Online education provides an unprecedented opportunity to transform higher education from an intuitive art to a data-driven science.
By increasing transparency and integrating continuous and systematic quality assessment into a process that once took place behind closed classroom doors at the discretion of independent-operator professors, we have new opportunities to improve outcomes for students who have been underserved or excluded by traditional higher-education providers.
As we see in Complete College America’s 2011 report, "Time Is the Enemy," the challenges of working with nontraditional students are universal. Even among the nation’s best public four-year institutions, where large cohorts of traditional students post impressive graduation rates, lurking in the shadows are vast numbers of nontraditional students whose outcomes tell a very different story.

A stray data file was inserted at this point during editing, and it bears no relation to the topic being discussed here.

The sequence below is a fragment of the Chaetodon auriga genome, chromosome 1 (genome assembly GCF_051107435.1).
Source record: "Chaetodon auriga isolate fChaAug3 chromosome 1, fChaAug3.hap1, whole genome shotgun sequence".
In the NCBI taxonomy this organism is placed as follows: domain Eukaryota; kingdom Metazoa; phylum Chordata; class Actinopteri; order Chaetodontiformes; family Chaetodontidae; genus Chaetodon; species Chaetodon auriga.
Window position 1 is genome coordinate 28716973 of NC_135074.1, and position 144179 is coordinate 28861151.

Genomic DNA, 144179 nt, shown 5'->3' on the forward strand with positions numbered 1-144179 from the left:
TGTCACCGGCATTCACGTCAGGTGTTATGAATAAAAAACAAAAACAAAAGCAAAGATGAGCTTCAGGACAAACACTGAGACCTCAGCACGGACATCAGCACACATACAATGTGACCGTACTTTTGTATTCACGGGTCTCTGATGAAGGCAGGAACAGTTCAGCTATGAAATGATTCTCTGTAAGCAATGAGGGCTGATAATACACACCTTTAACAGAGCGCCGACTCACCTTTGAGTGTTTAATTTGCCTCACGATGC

It is highly unlikely that institutional quality in the traditional sense is at fault for the poor outcomes of part-time students at these institutions, since presumably the strong-finishing traditional students are in the same classes as those who fare less well. The problem is that what makes for a prestigious institution doesn’t necessarily make for an effective educational environment for students who have a multitude of challenges.
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